However, there is still a long way to make it a booming industry in fashion.
'A piece of textile is both a work of art and design'
A piece of textile touches many realms than just art and design. To begin with it narrates its origin for example Linen, it is as old as Egyptian civilization
It talks about its provenance, for e.g. Pashmina, everyone in the world knows that Pashmina comes from Kashmir, India.
Textile is a work of art because it serves as a canvas on which an artist/creative person can express its vision in terms of colours, shapes, forms, textures etc.Textile has intrinsic values of design and one does not have to think in how many ways it can be used. It is versatile. Hung from the wall it becomes a painting, hung from the window it becomes a curtain, laid on a table it becomes a table cover, wrapped around a body it becomes a stole.
Textile is like food. It is a study material to understand different cultures from around the world. Like food, every country has its specific textiles and textile making techniques.
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The Craft Project wishes to document tangible anthropology i.e material culture of a place and comment on its relevance in the contemporary space. We also wish to bring together a community of cultural travelers and craft entrepreneurs and create a collective of common motivation. The Craft Project celebrates Diversity in culture through objects, folk arts, crafts, and design. Through this project, we will be conducting community-sourced primary research and publishing about crafts from around the work and will involve brands, NGOs, collectives, makers, designers, curators, thought leaders, other publications etc.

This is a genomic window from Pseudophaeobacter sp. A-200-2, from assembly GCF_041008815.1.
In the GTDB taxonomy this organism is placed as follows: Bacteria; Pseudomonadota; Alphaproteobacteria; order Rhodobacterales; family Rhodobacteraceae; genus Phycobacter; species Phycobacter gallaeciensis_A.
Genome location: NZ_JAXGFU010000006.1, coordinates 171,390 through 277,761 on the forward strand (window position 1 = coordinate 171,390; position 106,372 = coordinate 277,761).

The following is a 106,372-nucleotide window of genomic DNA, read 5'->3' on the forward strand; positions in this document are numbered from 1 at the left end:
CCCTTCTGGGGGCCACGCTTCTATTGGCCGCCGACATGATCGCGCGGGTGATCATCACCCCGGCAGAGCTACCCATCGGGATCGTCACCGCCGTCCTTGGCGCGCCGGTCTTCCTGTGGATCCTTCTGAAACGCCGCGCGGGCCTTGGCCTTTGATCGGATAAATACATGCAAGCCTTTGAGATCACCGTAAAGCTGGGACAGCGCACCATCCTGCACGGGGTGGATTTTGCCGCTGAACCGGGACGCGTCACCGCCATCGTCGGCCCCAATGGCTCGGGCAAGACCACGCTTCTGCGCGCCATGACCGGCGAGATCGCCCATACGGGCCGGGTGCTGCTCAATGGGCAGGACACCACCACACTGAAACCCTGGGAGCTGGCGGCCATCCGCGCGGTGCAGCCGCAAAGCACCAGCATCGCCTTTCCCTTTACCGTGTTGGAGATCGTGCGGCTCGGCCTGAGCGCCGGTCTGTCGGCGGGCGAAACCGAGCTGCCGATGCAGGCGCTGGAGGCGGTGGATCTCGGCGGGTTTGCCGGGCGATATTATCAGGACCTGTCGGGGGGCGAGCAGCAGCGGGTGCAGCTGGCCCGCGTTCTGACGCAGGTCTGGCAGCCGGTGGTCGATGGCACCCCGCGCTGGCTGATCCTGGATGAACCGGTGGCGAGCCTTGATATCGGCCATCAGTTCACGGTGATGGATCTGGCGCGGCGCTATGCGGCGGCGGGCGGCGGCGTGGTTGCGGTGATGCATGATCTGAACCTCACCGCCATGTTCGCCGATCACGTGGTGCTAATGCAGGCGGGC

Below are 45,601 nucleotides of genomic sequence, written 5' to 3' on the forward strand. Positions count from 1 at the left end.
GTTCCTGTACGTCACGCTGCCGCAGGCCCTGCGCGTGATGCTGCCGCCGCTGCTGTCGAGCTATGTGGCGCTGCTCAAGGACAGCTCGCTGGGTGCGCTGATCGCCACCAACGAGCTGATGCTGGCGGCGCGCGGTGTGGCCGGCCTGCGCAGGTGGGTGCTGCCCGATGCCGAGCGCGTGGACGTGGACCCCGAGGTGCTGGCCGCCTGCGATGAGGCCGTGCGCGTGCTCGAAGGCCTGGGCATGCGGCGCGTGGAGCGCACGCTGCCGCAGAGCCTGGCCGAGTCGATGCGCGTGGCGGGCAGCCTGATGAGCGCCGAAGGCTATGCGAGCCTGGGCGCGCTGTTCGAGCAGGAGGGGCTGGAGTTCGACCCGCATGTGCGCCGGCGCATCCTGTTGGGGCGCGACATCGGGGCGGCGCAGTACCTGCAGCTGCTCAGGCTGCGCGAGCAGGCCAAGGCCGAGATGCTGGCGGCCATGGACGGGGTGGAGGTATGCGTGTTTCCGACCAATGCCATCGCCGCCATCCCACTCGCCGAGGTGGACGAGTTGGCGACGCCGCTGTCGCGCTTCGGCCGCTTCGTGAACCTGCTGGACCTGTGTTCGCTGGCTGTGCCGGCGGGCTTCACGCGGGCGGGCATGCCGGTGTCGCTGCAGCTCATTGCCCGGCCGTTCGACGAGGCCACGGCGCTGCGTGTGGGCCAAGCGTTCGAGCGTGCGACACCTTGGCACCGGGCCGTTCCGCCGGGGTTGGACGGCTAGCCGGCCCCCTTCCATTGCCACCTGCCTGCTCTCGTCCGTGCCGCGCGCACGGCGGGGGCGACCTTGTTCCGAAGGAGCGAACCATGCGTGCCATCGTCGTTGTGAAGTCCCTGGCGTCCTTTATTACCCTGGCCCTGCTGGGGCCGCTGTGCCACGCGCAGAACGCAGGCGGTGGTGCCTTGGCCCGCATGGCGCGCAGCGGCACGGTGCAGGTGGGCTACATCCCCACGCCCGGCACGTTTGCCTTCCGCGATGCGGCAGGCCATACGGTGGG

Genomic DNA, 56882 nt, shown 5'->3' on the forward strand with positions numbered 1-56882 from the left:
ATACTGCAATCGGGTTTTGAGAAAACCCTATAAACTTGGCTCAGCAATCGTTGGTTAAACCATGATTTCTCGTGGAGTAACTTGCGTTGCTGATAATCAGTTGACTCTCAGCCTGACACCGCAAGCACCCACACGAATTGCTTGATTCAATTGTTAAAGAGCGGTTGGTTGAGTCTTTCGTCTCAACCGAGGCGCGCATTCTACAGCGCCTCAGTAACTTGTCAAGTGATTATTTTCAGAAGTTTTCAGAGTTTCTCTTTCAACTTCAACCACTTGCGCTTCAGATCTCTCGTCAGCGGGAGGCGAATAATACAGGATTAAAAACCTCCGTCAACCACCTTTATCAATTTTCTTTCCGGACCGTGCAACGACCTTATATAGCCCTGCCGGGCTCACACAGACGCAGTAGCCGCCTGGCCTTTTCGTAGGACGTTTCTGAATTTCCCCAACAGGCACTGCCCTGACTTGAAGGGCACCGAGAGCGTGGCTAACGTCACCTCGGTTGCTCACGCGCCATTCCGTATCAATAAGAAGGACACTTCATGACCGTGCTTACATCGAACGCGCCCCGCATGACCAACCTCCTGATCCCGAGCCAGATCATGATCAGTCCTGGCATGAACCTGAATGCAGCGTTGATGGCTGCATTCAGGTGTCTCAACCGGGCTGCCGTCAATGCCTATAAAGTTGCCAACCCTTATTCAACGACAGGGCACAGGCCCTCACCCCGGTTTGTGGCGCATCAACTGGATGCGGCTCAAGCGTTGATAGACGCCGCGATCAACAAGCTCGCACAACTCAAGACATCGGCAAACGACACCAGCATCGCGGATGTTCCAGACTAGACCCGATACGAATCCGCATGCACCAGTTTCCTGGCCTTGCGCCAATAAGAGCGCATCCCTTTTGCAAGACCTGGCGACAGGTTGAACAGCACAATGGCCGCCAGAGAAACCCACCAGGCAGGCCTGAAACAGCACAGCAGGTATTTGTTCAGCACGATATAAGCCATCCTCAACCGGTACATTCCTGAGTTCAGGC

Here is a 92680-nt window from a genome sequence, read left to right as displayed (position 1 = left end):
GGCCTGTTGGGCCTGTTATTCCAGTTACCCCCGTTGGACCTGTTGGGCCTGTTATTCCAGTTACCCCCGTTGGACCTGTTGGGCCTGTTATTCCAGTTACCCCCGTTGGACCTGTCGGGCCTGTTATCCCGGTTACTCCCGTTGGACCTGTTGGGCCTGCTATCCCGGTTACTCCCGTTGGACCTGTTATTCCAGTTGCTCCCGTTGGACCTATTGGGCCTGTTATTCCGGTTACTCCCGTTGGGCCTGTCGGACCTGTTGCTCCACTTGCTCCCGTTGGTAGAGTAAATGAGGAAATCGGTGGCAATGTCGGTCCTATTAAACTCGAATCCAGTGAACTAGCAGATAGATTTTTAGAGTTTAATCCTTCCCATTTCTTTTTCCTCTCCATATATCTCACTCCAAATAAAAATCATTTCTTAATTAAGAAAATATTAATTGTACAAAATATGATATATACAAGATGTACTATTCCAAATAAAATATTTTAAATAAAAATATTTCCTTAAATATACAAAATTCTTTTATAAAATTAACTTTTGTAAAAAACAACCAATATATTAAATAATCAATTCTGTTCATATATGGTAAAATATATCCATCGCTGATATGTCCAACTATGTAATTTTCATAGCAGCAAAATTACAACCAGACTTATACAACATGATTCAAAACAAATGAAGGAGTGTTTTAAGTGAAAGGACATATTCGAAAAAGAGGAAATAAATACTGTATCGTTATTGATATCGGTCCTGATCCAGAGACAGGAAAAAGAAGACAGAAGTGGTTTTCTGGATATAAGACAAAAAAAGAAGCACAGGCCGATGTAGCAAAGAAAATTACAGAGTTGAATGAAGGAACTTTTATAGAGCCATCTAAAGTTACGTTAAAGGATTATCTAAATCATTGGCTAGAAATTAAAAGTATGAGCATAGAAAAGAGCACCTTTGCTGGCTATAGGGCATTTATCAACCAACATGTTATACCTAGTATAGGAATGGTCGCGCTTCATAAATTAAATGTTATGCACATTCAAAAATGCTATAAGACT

Balance of modern and traditional
What you call Craft, I call it “Savoir-Faire”. Savoir-Faire can be modern or traditional but it needs to be mastered in order to realise its full potential. Once it is mastered, then with some artistic/creative vision it can be moulded into a contemporary or a traditional product/service serving commercial purposes.France has several houses known for their “Savoir-faire”. For e.g “Legeron” that makes Flowers and Feathers for embroidery. It’s a true Savoir-Faire. Even Chanel gets their flowers made from them. Working as an embroidery designer, I realised that India has a real “Savoir-Faire” in embroideries. I don’t know any Couture House of Paris that does not work with India for embroideries. The House of Lesage (a legend in the world of embroidery) also has aN embroidery setup in India. It was but natural for me to pick up this Savoir-Faire from India and adapt it to French aesthetics with my experience and knowledge in working with Parisian design studios. As a result, LAÏTEworks was founded. My brand is based on the “Savoire-faire” of Aari and Zardozi embroideries from India and design aesthetics from Paris.
Cultural background and Aesthetics